Last 27 of March 2019, the Court of Justice of the European Union (hereinafter, CJEU) commented on the interpretation of the graphical representation, provided in article 2, and distinctive character under articles 2 and 3, paragraphs 2, b), and 3 of the Directive 2008/95/EC , regarding colour marks.
The origin of the proceedings arises from the conflict between the company Oy Hartwall Ab and Patentti-ja rekisterihallitus (Intellectual Property Office, Finland). Oy Hartwall Ab tried to register a trademark composed by a figurative element as a colour trademark.
In order to understand the mentioned decision, it is important emphasize that the applicant sought to register a sign composed by a blue band with grey edges for goods in Class 32 (“Mineral Waters”). It was described as follows: “The colours of the sign are blue (PMS 2748, PMS CYAN) and grey (PMS 877)”. An image of the sign is presented below:
By decision of 5 June 2016, the Intellectual Property Office rejected the trademark application, due to its lack of distinctiveness. Oy Hartwall Ab wasn’t able to prove that the colours, whose protection was requested, had been used so extensively and durably that costumers could associate the colours with the applied goods.
Hartwall appealed against the examiner’s decision to the markkinaoikeus (Economic Affairs Court), without obtaining success for his interests. Consequently, he raised the issue to the korkein hallinto-oikeus (Contentious-Administrative Supreme Court), who suspended the proceedings and referred the following questions to the Court:
a. Whether it is relevant to request a trademark registration of a figurative mark or a colour trademark, in order to determinate the subject and scope of protection conferred to a sign. If so, Does the examination of the distinctive character of a colour trademark differs from the criteria used for other trademark categories?
b. Whether it is possible to request the protection of a colour trademark when the sign is represented graphically and the color, whose protection is requested, is delimited by a shape.
Concerning the first question, the CJEU highlights the importance to clarify the trademark’s nature in order to determine the subject and scope of protection of the requested sign. In this light, the colour trademark will protect the exclusive right to use a colour without any especial delimitation. Furthermore, the figurative mark will protect the right to use the sign as it is represented in the trademark application with all its ornamental elements.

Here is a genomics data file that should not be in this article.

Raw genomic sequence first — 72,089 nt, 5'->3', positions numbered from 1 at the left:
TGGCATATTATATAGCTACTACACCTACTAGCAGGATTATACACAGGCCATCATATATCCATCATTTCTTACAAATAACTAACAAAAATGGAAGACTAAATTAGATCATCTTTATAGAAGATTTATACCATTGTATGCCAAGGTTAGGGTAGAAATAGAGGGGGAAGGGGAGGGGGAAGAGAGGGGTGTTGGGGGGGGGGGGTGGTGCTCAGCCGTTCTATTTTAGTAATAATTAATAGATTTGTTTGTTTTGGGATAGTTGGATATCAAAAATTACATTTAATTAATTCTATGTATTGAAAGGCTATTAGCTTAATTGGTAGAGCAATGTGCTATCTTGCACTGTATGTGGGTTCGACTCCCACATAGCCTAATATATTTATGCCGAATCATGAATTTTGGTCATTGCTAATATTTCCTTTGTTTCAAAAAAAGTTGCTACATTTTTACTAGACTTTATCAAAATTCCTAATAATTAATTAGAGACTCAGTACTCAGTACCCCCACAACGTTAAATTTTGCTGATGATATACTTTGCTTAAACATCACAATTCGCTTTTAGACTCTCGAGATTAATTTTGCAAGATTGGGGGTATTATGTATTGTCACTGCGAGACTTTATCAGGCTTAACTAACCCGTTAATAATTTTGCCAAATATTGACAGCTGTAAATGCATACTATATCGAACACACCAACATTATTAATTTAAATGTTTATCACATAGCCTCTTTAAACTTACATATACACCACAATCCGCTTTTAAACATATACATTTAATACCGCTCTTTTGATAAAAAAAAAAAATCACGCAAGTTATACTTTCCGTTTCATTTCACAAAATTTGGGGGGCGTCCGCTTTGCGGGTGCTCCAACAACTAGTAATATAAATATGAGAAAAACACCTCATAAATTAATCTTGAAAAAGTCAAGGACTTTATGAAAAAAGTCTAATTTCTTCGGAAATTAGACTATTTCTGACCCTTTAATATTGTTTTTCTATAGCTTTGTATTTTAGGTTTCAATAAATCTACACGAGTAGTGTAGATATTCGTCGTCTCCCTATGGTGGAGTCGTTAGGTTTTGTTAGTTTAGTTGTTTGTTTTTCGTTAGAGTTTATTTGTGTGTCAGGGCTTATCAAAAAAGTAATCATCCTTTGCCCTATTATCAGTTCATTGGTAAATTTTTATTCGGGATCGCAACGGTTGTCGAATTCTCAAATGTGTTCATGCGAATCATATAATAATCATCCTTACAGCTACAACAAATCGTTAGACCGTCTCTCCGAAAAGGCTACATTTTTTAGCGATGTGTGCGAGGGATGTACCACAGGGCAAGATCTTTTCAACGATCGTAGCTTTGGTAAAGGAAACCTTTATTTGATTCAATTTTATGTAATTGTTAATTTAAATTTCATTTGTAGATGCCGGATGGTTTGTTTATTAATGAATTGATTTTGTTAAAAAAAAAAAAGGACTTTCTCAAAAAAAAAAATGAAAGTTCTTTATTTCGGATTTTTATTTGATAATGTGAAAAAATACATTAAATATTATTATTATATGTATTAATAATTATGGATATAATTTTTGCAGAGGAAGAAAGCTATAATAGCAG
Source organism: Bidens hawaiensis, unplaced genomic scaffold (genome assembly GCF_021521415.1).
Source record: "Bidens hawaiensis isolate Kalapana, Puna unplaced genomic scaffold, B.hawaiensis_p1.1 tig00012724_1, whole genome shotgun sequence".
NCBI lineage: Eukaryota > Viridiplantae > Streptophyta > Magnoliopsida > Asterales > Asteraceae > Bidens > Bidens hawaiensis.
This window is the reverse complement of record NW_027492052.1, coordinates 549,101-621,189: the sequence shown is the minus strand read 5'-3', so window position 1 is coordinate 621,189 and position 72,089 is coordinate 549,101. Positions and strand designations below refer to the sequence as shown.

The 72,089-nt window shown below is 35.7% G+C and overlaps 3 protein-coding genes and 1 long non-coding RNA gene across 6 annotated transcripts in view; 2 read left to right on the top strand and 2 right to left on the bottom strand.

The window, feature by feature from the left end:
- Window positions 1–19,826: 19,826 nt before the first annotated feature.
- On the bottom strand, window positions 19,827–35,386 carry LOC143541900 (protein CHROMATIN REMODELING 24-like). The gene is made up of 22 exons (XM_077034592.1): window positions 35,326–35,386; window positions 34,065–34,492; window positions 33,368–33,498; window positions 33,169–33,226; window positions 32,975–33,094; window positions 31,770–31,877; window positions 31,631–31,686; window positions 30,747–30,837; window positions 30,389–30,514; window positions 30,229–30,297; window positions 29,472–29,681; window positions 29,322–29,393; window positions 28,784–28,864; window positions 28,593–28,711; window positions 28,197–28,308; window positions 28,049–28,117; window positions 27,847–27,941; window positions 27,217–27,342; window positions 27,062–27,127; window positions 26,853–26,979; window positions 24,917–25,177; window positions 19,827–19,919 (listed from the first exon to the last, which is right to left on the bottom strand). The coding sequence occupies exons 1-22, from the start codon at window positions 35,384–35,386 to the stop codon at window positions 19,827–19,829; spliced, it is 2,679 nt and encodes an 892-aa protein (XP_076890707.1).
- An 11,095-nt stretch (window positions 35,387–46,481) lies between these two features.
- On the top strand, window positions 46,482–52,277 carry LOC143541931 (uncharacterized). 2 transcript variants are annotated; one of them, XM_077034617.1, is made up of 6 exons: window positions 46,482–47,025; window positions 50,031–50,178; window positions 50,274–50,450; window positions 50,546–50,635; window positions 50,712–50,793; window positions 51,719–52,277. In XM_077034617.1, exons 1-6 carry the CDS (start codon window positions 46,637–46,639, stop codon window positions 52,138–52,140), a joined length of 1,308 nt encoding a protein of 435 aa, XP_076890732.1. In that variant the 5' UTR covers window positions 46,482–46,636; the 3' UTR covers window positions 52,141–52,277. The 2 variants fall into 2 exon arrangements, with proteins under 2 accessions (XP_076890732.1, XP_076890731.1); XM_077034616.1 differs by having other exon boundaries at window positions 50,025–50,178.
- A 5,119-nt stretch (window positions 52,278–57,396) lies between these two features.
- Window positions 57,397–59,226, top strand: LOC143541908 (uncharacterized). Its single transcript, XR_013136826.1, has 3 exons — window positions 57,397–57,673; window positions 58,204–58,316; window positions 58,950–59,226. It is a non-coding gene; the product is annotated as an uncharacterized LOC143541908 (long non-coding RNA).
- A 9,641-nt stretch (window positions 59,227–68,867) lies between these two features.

Regarding the distinctive character of colour marks, the Court points out that, in order to appreciate it, examiners must carried out a specific examination, taking into account the same elements and circumstances to those applicable to other types of trademarks. Therefore, regardless trademarks’ nature, it is not possible to establish more restrictive or flexible criteria.
Although the criteria relating to the distinctive character assessment are the same for both colour marks and figurative marks, the referring Court stated that it must be taken into account the colour mark’s particularities, such as the following:
a. A colour mark does not always have a distinctive character ab initio, since it is difficult for consumers to associate colors with company’s products.
b. To safeguard the general interest, an exclusive right is granted over a colour or combination of colours, as long as it doesn’t limit unduly other competitor’s use.
Regarding the second question, the Court considers that it is not possible to request the protection of a sign that has the appearance of a figurative mark as a colour mark. This is so, since it would cause confusion within examiners for assessing the subject and the scope of protection of a trademark, as well as over competitors to know the trademark’s nature.
Those circumstances appear to reveal that the particularity of a color mark lies in the fact that it is over a colour without contours that the protection is granted. However, this does not mean that the exclusivity cannot be granted over a delimited colour in a graphic. Indeed, this could be possible, as long as it is specified within the trademark application that the contours are not part of the mark.